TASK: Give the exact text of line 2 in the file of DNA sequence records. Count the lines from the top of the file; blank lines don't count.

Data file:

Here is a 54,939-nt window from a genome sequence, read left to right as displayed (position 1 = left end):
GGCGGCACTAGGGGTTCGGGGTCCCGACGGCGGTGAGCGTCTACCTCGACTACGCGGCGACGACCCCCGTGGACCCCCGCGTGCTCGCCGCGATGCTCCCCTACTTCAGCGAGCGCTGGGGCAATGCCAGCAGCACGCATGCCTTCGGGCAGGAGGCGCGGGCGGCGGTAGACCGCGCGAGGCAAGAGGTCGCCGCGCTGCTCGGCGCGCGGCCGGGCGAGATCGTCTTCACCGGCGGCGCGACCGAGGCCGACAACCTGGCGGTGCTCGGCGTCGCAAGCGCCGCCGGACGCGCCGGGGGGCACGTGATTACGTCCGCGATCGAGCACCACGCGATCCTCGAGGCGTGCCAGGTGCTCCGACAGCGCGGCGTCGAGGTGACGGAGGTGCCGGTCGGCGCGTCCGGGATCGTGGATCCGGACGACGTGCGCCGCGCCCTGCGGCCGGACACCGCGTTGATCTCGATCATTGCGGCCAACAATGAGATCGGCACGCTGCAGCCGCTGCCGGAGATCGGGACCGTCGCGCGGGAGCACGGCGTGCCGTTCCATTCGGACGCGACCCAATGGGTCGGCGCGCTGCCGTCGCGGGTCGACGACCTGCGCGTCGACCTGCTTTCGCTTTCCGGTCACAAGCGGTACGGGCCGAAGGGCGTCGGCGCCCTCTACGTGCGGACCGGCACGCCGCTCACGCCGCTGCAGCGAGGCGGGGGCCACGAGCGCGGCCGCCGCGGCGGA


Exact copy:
GGCGGCACTAGGGGTTCGGGGTCCCGACGGCGGTGAGCGTCTACCTCGACTACGCGGCGACGACCCCCGTGGACCCCCGCGTGCTCGCCGCGATGCTCCCCTACTTCAGCGAGCGCTGGGGCAATGCCAGCAGCACGCATGCCTTCGGGCAGGAGGCGCGGGCGGCGGTAGACCGCGCGAGGCAAGAGGTCGCCGCGCTGCTCGGCGCGCGGCCGGGCGAGATCGTCTTCACCGGCGGCGCGACCGAGGCCGACAACCTGGCGGTGCTCGGCGTCGCAAGCGCCGCCGGACGCGCCGGGGGGCACGTGATTACGTCCGCGATCGAGCACCACGCGATCCTCGAGGCGTGCCAGGTGCTCCGACAGCGCGGCGTCGAGGTGACGGAGGTGCCGGTCGGCGCGTCCGGGATCGTGGATCCGGACGACGTGCGCCGCGCCCTGCGGCCGGACACCGCGTTGATCTCGATCATTGCGGCCAACAATGAGATCGGCACGCTGCAGCCGCTGCCGGAGATCGGGACCGTCGCGCGGGAGCACGGCGTGCCGTTCCATTCGGACGCGACCCAATGGGTCGGCGCGCTGCCGTCGCGGGTCGACGACCTGCGCGTCGACCTGCTTTCGCTTTCCGGTCACAAGCGGTACGGGCCGAAGGGCGTCGGCGCCCTCTACGTGCGGACCGGCACGCCGCTCACGCCGCTGCAGCGAGGCGGGGGCCACGAGCGCGGCCGCCGCGGCGGA